2. I’ve almost always refused to participate in Halloween activities, from when I was fairly young – I think my first “stance” on it came when I was 14 or so. It made me angry that the church we were going to was having a “Halloween alternative” Harvest Festival. I’m still amazed that my parents made me go against my (tearful) protesting…maybe they weren’t able to distinguish between run-of-the-mill disobedience/rebellion and the actual spiritual conviction I was feeling about that issue.

    I appreciate your link to the genetic fallacy article…I agree that it’s logically inconsistent to reject Halloween based solely on its pagan roots and not Christmas and Easter based on THEIR pagan roots. The real difference is in how they are celebrated today. Halloween is still and death and un-death and gross-outs and fear, while Christmas and Easter have been filled with Christian symbolism that’s worth celebrating.

    I’m going to stop typing here now and make this a post on my own blog. : )

  3. Yes, Becky, in what I imagine is an attempt to “shelter” while trying to create a distaste for the holiday, I have heard whole lectures, seen footnoted articles, about the history of Halloween with no relevant paragraph about the difference between that and (like you say) Christmas and Easter.

    I’ll admit to a few people who tried, but it always came out sounding more like an urban legend than anything relevant.

    And I can’t pretend my article does anything better, but this topic could easily be a YDKUYK issue, one like many topics where we can be instantly polarized.

    Partially because of the extreme nature of these arguments I feel we ought at the same time to be very gentle with those who don’t see things the same way.

  4. Our family celebrates “Halloween”. If I could, I’d officially rename it “Dress-up To Get Candy Day.” We get the kids some cute animal outfits, take them out to see their neighbors, and come back with buckets of candy. Which I consume over the following days. No, we don’t need the candy. But we don’t want to deny them the fun.

    I, too, worry about them seeing images that will haunt their dreams, but would it be anything that they wouldn’t already see in Wal-Mart or CVS? I would steer them away from particularly spooky houses, but we’ve yet to even encounter in this neighborhood. We are not celebrating the undead; Satan is not a part of this day for us. We don’t decorate the house in cobwebs and skeletons. Cute tigers and baby Yodas. That’s it. We don’t even get the older crowd in our area on Halloween night – it’s usually all 4-5 year olds dressed in adorable outfits.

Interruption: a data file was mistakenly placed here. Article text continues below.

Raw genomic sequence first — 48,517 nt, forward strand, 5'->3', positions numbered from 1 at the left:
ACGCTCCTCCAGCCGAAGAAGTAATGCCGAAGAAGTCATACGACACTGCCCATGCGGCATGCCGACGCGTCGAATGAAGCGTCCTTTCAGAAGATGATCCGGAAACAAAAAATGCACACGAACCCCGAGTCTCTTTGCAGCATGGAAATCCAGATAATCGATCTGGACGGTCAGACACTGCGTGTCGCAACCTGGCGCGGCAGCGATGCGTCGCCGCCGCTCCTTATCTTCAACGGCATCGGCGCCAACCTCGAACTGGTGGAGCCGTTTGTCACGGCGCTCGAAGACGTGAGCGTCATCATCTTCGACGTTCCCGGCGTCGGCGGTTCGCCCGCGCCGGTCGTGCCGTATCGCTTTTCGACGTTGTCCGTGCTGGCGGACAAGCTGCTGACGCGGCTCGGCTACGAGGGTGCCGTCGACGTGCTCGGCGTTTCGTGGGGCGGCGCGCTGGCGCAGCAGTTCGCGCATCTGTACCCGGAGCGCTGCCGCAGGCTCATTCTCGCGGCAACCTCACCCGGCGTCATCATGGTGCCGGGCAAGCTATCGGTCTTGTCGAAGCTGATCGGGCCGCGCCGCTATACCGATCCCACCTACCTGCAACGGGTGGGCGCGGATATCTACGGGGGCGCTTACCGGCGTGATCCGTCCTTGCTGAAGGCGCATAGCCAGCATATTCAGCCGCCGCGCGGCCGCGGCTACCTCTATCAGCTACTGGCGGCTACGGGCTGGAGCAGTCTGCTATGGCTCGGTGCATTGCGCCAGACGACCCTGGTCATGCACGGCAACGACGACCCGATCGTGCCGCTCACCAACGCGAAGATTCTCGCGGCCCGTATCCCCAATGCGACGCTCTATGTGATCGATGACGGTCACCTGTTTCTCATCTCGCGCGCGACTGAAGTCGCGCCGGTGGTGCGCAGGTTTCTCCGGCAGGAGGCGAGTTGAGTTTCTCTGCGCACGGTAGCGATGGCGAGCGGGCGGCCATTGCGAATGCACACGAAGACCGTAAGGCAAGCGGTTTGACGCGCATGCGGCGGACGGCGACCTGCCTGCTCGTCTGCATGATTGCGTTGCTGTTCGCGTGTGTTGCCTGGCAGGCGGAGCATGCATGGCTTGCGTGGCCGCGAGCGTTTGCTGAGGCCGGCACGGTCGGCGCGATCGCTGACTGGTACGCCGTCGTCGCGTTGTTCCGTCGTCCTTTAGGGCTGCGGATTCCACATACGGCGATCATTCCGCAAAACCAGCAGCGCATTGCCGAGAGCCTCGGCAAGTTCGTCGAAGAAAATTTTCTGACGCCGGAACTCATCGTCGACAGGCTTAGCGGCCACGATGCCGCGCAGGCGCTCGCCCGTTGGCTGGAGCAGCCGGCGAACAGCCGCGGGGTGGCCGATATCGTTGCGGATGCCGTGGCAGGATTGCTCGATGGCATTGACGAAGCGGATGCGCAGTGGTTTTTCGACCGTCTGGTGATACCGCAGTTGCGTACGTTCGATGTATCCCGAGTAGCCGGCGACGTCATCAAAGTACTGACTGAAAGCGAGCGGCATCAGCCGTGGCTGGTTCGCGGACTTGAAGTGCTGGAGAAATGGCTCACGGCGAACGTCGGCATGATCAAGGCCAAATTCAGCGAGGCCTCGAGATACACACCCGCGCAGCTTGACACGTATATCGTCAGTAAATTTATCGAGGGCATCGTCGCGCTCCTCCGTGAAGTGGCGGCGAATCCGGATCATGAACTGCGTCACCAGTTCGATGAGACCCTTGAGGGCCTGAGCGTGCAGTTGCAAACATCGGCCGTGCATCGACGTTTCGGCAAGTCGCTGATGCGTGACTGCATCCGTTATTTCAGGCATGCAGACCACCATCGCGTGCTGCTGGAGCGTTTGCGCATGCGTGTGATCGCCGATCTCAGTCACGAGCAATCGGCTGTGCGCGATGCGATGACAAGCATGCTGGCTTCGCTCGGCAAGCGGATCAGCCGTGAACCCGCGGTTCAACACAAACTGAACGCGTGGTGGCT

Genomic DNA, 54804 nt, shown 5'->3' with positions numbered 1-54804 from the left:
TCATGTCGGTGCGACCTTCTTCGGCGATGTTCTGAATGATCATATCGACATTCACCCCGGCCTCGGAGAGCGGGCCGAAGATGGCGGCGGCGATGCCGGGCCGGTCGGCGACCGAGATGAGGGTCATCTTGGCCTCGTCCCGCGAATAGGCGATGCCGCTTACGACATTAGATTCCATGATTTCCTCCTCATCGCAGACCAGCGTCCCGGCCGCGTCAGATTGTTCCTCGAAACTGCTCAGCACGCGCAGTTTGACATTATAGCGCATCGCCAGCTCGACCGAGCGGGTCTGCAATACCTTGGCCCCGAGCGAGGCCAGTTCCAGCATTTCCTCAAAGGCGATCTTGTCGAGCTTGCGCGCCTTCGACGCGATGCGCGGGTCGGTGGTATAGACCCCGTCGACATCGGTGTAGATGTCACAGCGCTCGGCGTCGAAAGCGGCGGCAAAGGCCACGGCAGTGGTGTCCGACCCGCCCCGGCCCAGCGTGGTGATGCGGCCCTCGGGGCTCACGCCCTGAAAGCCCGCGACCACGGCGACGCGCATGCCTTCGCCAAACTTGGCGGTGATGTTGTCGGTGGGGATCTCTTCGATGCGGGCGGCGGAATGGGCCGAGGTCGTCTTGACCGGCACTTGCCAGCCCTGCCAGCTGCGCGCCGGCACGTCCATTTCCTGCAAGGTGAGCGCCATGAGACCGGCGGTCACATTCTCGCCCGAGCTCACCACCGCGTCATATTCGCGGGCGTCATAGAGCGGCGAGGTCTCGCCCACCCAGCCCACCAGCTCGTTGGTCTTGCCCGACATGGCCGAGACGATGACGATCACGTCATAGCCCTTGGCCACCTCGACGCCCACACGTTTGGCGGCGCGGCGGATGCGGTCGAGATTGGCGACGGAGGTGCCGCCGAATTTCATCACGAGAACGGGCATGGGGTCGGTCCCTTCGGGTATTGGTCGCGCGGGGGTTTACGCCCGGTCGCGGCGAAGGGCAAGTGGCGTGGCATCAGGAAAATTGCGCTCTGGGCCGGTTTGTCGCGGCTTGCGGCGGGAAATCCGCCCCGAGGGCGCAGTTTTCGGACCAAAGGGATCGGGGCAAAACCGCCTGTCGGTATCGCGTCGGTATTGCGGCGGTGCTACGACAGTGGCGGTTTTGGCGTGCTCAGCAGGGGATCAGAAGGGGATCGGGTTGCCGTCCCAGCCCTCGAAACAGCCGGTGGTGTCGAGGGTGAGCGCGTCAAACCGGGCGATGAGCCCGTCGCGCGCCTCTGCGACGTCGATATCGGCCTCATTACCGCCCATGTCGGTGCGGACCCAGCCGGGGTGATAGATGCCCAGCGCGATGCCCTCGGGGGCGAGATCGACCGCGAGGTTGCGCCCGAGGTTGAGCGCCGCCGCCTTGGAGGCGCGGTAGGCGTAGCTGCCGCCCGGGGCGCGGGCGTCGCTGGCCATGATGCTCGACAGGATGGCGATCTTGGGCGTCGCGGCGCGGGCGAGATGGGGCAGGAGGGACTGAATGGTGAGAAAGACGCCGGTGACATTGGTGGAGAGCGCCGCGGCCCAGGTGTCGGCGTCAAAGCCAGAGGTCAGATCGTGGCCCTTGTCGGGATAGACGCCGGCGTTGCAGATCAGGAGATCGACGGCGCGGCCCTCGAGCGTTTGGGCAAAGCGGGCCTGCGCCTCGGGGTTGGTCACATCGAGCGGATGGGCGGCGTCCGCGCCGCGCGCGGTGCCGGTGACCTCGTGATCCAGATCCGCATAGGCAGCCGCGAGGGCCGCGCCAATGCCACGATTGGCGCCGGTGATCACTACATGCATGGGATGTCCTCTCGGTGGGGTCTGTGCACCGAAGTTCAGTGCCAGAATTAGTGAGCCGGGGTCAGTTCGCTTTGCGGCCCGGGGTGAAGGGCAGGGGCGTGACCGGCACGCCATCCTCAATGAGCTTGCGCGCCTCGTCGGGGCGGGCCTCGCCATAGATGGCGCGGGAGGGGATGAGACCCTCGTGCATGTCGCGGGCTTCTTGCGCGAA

For us, taking our kids trick-or-treating is less visually assaulting than taking them to the local drugstore during the month of October.

    Someone once shared their Halloween theory with me, and I’ll see if I can regurgitate it (and I’m on my husband’s computer who refuses to install Firefox, so I’m typing this whole thing w/o spell check, so bear with me…): They explained that nothing makes the devil happier than seeing people mock Christian holidays with bunny rabbits and magical reindeer while completely missing the redeeming message. And their stance was that they would get back at him by mocking his own holiday with cute fluffy animals and elementary angels.

    I’m not saying I whole-heartedly accept their stance as my own, but I did get a good chuckle. And I wondered if there was any truth to it. So I thought I’d share it with you.

    For us, until we start seeing the ick of the gory marketing push, personally, in our area, I don’t see us stopping the tradition. But you’ve definately given me something to watch for. Thanks for the post!

  5. Thanks for your thoughts, Beth.  You express very succinctly the response I’ve both heard and given over the years.